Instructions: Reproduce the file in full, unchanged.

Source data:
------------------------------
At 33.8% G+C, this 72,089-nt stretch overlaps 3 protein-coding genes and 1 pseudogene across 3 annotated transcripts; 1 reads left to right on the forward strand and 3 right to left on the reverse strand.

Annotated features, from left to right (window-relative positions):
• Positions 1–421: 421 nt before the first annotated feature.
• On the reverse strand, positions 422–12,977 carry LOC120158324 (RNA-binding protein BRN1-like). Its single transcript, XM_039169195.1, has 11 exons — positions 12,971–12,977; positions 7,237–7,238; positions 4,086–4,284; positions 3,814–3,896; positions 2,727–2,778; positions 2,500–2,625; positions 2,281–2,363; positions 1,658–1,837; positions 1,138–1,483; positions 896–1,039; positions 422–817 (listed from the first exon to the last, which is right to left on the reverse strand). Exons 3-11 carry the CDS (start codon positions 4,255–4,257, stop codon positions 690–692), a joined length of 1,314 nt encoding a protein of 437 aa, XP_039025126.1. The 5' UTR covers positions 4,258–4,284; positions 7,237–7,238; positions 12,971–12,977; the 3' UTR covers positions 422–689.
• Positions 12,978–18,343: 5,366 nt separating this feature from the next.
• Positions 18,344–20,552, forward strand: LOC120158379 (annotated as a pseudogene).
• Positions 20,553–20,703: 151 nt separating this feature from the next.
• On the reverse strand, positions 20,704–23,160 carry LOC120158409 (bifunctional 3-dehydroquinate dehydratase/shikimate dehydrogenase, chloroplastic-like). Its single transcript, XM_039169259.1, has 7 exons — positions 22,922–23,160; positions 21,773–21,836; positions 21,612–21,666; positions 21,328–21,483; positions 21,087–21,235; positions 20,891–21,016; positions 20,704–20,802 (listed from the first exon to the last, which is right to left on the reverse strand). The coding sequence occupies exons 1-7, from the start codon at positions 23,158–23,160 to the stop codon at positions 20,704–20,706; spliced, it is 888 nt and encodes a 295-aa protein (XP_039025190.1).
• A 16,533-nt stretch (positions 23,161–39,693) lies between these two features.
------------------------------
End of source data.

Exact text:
At 33.8% G+C, this 72,089-nt stretch overlaps 3 protein-coding genes and 1 pseudogene across 3 annotated transcripts; 1 reads left to right on the forward strand and 3 right to left on the reverse strand.

Annotated features, from left to right (window-relative positions):
• Positions 1–421: 421 nt before the first annotated feature.
• On the reverse strand, positions 422–12,977 carry LOC120158324 (RNA-binding protein BRN1-like). Its single transcript, XM_039169195.1, has 11 exons — positions 12,971–12,977; positions 7,237–7,238; positions 4,086–4,284; positions 3,814–3,896; positions 2,727–2,778; positions 2,500–2,625; positions 2,281–2,363; positions 1,658–1,837; positions 1,138–1,483; positions 896–1,039; positions 422–817 (listed from the first exon to the last, which is right to left on the reverse strand). Exons 3-11 carry the CDS (start codon positions 4,255–4,257, stop codon positions 690–692), a joined length of 1,314 nt encoding a protein of 437 aa, XP_039025126.1. The 5' UTR covers positions 4,258–4,284; positions 7,237–7,238; positions 12,971–12,977; the 3' UTR covers positions 422–689.
• Positions 12,978–18,343: 5,366 nt separating this feature from the next.
• Positions 18,344–20,552, forward strand: LOC120158379 (annotated as a pseudogene).
• Positions 20,553–20,703: 151 nt separating this feature from the next.
• On the reverse strand, positions 20,704–23,160 carry LOC120158409 (bifunctional 3-dehydroquinate dehydratase/shikimate dehydrogenase, chloroplastic-like). Its single transcript, XM_039169259.1, has 7 exons — positions 22,922–23,160; positions 21,773–21,836; positions 21,612–21,666; positions 21,328–21,483; positions 21,087–21,235; positions 20,891–21,016; positions 20,704–20,802 (listed from the first exon to the last, which is right to left on the reverse strand). The coding sequence occupies exons 1-7, from the start codon at positions 23,158–23,160 to the stop codon at positions 20,704–20,706; spliced, it is 888 nt and encodes a 295-aa protein (XP_039025190.1).
• A 16,533-nt stretch (positions 23,161–39,693) lies between these two features.